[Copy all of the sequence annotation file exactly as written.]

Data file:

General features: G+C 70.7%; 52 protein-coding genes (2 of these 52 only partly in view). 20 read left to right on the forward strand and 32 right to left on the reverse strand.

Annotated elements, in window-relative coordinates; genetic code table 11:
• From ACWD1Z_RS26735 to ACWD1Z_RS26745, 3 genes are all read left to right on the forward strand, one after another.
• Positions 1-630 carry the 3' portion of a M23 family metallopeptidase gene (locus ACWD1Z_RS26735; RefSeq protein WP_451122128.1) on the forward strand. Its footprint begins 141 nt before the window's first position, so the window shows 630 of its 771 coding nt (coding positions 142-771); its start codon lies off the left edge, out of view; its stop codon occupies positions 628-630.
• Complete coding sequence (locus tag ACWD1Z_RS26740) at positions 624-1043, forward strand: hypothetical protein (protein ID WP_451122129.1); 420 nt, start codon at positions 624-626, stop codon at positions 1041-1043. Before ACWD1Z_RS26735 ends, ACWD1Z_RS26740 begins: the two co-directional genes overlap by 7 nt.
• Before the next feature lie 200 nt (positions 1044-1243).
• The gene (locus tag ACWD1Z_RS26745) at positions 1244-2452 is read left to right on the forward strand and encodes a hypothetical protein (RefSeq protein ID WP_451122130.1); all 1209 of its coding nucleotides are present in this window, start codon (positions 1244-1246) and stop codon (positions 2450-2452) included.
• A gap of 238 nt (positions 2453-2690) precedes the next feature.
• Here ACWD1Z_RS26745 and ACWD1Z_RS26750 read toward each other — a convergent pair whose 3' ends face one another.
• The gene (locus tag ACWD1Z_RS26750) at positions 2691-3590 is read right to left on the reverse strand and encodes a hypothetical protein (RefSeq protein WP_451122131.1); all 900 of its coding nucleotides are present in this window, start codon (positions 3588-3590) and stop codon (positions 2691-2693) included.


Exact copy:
General features: G+C 70.7%; 52 protein-coding genes (2 of these 52 only partly in view). 20 read left to right on the forward strand and 32 right to left on the reverse strand.

Annotated elements, in window-relative coordinates; genetic code table 11:
• From ACWD1Z_RS26735 to ACWD1Z_RS26745, 3 genes are all read left to right on the forward strand, one after another.
• Positions 1-630 carry the 3' portion of a M23 family metallopeptidase gene (locus ACWD1Z_RS26735; RefSeq protein WP_451122128.1) on the forward strand. Its footprint begins 141 nt before the window's first position, so the window shows 630 of its 771 coding nt (coding positions 142-771); its start codon lies off the left edge, out of view; its stop codon occupies positions 628-630.
• Complete coding sequence (locus tag ACWD1Z_RS26740) at positions 624-1043, forward strand: hypothetical protein (protein ID WP_451122129.1); 420 nt, start codon at positions 624-626, stop codon at positions 1041-1043. Before ACWD1Z_RS26735 ends, ACWD1Z_RS26740 begins: the two co-directional genes overlap by 7 nt.
• Before the next feature lie 200 nt (positions 1044-1243).
• The gene (locus tag ACWD1Z_RS26745) at positions 1244-2452 is read left to right on the forward strand and encodes a hypothetical protein (RefSeq protein ID WP_451122130.1); all 1209 of its coding nucleotides are present in this window, start codon (positions 1244-1246) and stop codon (positions 2450-2452) included.
• A gap of 238 nt (positions 2453-2690) precedes the next feature.
• Here ACWD1Z_RS26745 and ACWD1Z_RS26750 read toward each other — a convergent pair whose 3' ends face one another.
• The gene (locus tag ACWD1Z_RS26750) at positions 2691-3590 is read right to left on the reverse strand and encodes a hypothetical protein (RefSeq protein WP_451122131.1); all 900 of its coding nucleotides are present in this window, start codon (positions 3588-3590) and stop codon (positions 2691-2693) included.